Faultless Best

I read Marion Winik’s Telling this weekend. It resonated. She writes about being out all night, doing acid, with her sister, arriving home as her mother is having a morning cup of coffee. Marion tells her mom that they’re tripping but it’s okay because “We don’t think we’re Jesus Christ.” Her mother sighs and gets up to pour herself another cup of coffee. She tells the girls to get some sleep before their grandmother arrives.

At the beginning of my polite, teenage secession, when I’d been out too late, and thought I’d sneak up the back stairs, sometimes my mother would be sitting at the top of the stairs, “Well, well, well, so glad you deigned to join us.” Like hers, my vocabulary increases exponentially to my anger. I knew I was in deep if I was deigning to do anything.

I didn’t go home tripping until after I’d been out on my own for a couple of years. The Boyfriend and I had been living in New Orleans. We hadn’t seen our families for a long time so we decided to go “home” for the holidays. We spent Christmas with his parents then went to Mum’s in between Christmas and the New Year. I was excited to be going home.

I asked Mum to make beef stroganoff. I can’t imagine why I asked for that, not being a big beef eater, maybe I figured The Boyfriend would like it. We got settled and talked with my family for a while then went to visit the Bob Dylan Republican before dinner. The President of the Sportsman’s Club (the Sportsman’s Club was the converted garage where we skipped high school and drank keg beer) happened to be there too, with an abundance of windowpane acid.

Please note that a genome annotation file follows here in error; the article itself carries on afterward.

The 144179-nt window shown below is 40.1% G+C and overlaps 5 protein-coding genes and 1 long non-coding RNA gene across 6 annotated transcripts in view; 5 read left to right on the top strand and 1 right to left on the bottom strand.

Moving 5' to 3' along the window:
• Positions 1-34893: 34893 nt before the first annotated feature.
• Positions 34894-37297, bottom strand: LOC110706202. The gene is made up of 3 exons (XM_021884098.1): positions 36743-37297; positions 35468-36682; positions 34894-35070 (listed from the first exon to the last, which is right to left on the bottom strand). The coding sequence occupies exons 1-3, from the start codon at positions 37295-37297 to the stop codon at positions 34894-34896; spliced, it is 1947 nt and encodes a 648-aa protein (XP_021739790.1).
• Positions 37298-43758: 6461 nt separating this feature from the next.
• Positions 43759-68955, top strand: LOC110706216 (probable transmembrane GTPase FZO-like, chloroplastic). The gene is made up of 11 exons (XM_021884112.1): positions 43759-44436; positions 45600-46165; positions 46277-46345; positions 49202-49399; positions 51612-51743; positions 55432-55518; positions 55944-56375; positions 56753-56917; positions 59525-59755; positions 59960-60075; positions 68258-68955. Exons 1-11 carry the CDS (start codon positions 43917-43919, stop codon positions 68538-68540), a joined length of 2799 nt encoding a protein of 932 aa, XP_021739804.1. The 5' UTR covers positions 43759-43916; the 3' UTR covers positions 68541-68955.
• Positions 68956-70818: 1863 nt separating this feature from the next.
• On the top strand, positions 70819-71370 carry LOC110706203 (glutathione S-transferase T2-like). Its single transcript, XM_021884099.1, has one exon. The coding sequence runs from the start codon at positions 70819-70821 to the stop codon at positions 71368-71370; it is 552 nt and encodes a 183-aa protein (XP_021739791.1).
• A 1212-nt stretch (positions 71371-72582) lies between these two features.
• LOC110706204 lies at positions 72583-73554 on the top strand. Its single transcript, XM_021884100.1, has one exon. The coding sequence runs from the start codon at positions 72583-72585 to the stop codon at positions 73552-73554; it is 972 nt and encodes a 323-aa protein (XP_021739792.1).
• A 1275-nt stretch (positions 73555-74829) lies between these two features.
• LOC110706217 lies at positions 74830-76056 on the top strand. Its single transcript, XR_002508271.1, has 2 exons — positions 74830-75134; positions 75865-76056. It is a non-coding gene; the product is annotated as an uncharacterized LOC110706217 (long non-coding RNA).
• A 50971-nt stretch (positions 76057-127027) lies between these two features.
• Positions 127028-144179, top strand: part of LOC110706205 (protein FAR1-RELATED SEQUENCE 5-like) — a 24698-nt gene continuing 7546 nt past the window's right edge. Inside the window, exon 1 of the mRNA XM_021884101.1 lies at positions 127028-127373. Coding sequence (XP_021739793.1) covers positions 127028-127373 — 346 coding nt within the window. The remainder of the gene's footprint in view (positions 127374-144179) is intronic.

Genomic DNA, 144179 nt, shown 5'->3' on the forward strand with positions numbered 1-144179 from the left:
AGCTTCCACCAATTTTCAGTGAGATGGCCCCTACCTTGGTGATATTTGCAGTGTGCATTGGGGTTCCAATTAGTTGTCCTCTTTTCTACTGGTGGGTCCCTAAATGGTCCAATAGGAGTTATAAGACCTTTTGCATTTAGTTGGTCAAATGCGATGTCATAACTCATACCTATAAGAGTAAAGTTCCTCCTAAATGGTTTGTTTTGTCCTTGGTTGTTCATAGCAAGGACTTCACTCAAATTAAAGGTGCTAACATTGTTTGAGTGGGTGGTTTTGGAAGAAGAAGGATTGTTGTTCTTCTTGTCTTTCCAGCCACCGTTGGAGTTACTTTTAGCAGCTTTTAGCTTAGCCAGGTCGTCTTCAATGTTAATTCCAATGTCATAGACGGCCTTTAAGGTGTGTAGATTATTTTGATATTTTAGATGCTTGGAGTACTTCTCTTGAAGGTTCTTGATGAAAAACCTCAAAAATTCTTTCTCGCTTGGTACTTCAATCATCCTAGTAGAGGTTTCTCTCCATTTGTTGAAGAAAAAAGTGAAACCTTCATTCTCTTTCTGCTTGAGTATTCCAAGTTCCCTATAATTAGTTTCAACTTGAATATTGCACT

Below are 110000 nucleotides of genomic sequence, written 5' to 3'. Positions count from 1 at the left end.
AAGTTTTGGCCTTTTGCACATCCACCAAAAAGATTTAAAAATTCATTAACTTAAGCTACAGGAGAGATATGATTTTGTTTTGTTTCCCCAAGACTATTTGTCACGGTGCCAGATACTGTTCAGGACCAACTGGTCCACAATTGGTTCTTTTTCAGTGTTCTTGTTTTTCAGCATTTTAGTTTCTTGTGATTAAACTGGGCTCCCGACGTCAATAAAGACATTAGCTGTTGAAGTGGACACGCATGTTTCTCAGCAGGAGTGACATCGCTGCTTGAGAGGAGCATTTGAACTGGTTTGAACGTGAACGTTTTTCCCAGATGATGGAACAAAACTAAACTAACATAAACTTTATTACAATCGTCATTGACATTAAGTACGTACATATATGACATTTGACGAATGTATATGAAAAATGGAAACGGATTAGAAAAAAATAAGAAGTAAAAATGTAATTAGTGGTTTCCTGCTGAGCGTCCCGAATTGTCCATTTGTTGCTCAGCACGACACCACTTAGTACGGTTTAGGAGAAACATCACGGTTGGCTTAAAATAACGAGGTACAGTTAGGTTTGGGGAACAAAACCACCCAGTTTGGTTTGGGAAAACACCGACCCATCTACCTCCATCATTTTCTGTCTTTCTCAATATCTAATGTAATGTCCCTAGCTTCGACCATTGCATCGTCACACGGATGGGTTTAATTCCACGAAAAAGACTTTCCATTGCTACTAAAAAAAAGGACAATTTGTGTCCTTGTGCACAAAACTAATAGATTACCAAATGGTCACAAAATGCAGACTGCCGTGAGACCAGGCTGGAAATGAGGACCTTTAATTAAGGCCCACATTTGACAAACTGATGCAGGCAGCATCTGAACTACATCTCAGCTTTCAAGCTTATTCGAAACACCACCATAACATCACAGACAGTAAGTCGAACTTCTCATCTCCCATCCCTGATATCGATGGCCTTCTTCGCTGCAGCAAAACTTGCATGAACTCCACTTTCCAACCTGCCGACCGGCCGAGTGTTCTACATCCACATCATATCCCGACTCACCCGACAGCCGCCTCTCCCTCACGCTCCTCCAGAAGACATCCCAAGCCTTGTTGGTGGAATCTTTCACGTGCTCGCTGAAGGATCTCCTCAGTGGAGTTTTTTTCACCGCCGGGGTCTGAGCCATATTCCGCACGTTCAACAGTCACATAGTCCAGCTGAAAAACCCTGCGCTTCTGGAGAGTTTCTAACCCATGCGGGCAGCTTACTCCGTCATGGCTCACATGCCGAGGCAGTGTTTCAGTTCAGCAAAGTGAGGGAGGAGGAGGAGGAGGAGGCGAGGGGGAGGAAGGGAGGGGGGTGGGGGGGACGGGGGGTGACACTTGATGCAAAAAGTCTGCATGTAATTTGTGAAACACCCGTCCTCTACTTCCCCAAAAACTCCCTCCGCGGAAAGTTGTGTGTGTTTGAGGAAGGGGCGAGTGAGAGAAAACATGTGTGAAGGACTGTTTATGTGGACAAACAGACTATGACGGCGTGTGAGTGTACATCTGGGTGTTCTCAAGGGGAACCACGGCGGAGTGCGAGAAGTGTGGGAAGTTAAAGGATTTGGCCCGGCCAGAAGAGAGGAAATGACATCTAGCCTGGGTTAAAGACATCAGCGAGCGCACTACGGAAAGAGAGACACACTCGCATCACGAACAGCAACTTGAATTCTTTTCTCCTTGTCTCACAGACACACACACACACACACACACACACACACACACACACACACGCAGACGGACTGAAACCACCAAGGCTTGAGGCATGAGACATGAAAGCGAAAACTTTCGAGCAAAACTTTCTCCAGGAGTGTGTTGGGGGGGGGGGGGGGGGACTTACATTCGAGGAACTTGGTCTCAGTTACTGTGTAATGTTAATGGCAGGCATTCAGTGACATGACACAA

We had some drinks, several, and I ate 3 hits of windowpane. I had a propensity for making trouble out of thin air back then. The President offered me one hit but it didn’t seem to be effective so I took a little more, twice. I missed dinner.

The Boyfriend was disgusted by my behavior. He took my drunk ass back to Mum’s where he took his logical, well-behaved, self to bed. Me too, I went to bed too, passed out drunk. I woke up in the middle of the night- TRIPPING. Sneaking around the house, naked, certain I was living in the midst of a plot, insurgents, spies, intrigue and espionage.

Somehow I made it back upstairs and into some clothes. My sister got me settled in her bed, where I watched the patches on the quilt rise and fall, while the drawers on her dresser opened and closed- spontaneously.

We all went downstairs to have coffee with Mum. Nobody but me saw the big, pink, tidal wave crest over the bridge. The Boyfriend thought fresh air would be beneficial. We went for a walk on the beach; the stones rose up to meet my feet. After three days I stopped tripping. I just wanted to leave and go “home”. My mother waved goodbye from the door as she watched me go. She must have been relieved.